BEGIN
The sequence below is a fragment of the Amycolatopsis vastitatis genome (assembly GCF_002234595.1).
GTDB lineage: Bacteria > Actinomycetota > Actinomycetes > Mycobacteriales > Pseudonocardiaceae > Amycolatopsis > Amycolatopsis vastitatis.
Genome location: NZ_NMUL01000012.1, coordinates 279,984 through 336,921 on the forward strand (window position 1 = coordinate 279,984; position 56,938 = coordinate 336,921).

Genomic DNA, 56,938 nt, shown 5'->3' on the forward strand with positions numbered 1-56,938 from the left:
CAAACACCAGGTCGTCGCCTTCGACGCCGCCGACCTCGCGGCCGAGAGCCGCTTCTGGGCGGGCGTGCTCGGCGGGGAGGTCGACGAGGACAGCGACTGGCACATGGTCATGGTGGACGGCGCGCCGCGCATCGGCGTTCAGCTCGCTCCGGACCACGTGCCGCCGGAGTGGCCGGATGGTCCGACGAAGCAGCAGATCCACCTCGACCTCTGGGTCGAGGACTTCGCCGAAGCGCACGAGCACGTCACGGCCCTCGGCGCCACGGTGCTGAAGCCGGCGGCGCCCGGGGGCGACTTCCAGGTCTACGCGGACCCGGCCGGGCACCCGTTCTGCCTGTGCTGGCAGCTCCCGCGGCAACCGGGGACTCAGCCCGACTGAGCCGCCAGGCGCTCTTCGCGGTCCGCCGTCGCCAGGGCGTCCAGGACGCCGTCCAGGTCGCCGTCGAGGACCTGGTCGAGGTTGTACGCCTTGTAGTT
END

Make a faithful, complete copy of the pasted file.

The sequence below is a fragment of the Amycolatopsis vastitatis genome (assembly GCF_002234595.1).
GTDB lineage: Bacteria > Actinomycetota > Actinomycetes > Mycobacteriales > Pseudonocardiaceae > Amycolatopsis > Amycolatopsis vastitatis.
Genome location: NZ_NMUL01000012.1, coordinates 279,984 through 336,921 on the forward strand (window position 1 = coordinate 279,984; position 56,938 = coordinate 336,921).

Genomic DNA, 56,938 nt, shown 5'->3' on the forward strand with positions numbered 1-56,938 from the left:
CAAACACCAGGTCGTCGCCTTCGACGCCGCCGACCTCGCGGCCGAGAGCCGCTTCTGGGCGGGCGTGCTCGGCGGGGAGGTCGACGAGGACAGCGACTGGCACATGGTCATGGTGGACGGCGCGCCGCGCATCGGCGTTCAGCTCGCTCCGGACCACGTGCCGCCGGAGTGGCCGGATGGTCCGACGAAGCAGCAGATCCACCTCGACCTCTGGGTCGAGGACTTCGCCGAAGCGCACGAGCACGTCACGGCCCTCGGCGCCACGGTGCTGAAGCCGGCGGCGCCCGGGGGCGACTTCCAGGTCTACGCGGACCCGGCCGGGCACCCGTTCTGCCTGTGCTGGCAGCTCCCGCGGCAACCGGGGACTCAGCCCGACTGAGCCGCCAGGCGCTCTTCGCGGTCCGCCGTCGCCAGGGCGTCCAGGACGCCGTCCAGGTCGCCGTCGAGGACCTGGTCGAGGTTGTACGCCTTGTAGTT